Today is Giving Tuesday 2020. I’m not going to tell you what causes or organizations to donate to. I will certainly encourage you to do so, if you can. My only real issue is timing. Too many people, including charitable organizations, try to guilt people into giving. The timing is meant to offset the holiday shopping sprees of the past few days. I’d rather people help all year long, because their hearts tell them to.
“Be careful not to practice your righteousness in front of others to be seen by them. If you do, you will have no reward from your Father in heaven.
“So when you give to the needy, do not announce it with trumpets, as the hypocrites do in the synagogues and on the streets, to be honored by others. Truly I tell you, they have received their reward in full. But when you give to the needy, do not let your left hand know what your right hand is doing, so that your giving may be in secret. Then your Father, who sees what is done in secret, will reward you.”
Jesus, Matthew 6:1-4
Do Not Announce It with Trumpets
Neither I nor my company publicly discuss giving. Not who receives donations, nor how much. I do not claim charitable donations on my taxes, because it’s not about getting deductions. Charitable giving is not a flex for public relations purposes. The way I was raised was deeply in line with Matthew 6. Not just the part about practicing righteousness, but the admonishment against praying in public and making a show of your faith.
For a start, it’s no one’s business but my own. My reasons, aside from a desire to do the right thing, are my own. I don’t want to hear whataboutism; “Well you support X, but what about Y?”. Nor do I want to hear a litany of flaws that a given charity, or people associated with the organization, may have had in the past. I do research. I support groups that do good in the world, and spend their money wisely and responsibly. As should you.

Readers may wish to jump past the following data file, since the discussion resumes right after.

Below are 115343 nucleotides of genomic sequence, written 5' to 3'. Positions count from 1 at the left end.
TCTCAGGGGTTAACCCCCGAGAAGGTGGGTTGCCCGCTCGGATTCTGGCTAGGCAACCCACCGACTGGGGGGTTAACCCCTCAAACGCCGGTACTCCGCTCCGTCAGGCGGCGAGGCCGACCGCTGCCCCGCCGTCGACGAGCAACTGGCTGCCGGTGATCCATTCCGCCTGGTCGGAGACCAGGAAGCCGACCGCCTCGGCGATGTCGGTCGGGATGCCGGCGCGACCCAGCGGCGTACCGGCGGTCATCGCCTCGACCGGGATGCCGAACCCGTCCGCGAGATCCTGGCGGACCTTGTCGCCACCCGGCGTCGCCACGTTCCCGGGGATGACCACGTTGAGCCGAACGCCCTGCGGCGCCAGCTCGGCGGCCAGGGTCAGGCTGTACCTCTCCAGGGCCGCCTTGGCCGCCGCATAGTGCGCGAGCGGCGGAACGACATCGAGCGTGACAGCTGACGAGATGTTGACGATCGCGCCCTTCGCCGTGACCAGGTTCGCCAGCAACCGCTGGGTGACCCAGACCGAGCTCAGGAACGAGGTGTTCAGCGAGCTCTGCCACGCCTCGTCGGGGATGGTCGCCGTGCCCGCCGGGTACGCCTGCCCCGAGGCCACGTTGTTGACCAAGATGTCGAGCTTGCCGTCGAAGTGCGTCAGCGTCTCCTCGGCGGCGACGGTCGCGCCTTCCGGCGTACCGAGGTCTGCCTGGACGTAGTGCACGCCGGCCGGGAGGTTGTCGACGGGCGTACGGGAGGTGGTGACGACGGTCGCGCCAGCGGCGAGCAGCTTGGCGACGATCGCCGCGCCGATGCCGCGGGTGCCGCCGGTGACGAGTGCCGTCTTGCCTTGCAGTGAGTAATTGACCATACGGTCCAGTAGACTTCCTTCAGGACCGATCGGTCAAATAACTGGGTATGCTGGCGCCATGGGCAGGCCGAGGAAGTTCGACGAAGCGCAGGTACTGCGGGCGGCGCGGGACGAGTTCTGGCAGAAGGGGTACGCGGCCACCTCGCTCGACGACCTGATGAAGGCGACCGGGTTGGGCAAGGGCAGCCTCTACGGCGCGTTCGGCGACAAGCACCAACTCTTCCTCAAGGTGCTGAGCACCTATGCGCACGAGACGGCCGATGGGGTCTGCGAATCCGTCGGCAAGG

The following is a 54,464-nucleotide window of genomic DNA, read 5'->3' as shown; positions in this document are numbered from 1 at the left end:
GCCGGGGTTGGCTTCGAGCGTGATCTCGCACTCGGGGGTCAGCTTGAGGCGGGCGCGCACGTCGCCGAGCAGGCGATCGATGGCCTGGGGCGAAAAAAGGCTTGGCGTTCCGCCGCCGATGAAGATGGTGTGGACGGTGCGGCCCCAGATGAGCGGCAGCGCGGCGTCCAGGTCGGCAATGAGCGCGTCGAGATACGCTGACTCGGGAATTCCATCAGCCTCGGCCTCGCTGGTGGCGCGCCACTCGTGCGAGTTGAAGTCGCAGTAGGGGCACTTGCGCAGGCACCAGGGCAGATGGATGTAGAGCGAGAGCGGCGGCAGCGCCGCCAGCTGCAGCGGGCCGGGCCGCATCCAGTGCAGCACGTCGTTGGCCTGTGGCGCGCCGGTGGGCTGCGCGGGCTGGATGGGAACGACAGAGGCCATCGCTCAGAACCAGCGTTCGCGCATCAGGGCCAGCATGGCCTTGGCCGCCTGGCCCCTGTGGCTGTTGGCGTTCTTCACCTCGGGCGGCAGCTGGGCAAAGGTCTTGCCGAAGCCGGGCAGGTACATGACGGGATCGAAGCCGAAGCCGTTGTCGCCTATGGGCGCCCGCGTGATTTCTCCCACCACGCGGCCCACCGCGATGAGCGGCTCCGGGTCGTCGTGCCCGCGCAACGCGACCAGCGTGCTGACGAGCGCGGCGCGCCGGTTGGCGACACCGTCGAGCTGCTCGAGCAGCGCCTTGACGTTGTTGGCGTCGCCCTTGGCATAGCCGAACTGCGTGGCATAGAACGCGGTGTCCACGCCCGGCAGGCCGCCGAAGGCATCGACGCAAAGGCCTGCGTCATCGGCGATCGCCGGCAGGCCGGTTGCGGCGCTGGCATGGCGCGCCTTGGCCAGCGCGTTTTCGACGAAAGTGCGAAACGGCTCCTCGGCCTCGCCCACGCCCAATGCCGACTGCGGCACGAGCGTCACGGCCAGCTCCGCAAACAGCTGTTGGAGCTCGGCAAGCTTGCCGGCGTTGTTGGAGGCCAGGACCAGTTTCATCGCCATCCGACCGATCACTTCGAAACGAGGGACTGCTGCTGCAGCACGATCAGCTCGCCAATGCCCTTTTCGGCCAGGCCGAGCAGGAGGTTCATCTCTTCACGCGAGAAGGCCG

Giving Tuesday 2020
As started off by talking about timing in relation to assuaging guilt. It needs to be acknowledged that there’s a matter of timing regarding the expense of the holidays themselves. This has been a rough year for most people. Yes, charitable giving is for those who have had it rougher than others. Don’t beat yourself up if you prioritize having a nice Christmas for your family over donating a few bucks, especially when money is tight.
Give as you can. All year long. If things go back to normal in the coming year, give then. Should you experience a sudden windfall next May, give then. But do so because you want to. Do so because you truly believe that an organization is doing good in the world. Do it because you believe in the cause. Not because of guilt. Certainly not because you need to keep up appearance. Giving needs to be meaningful to the giver, as well as the receiver.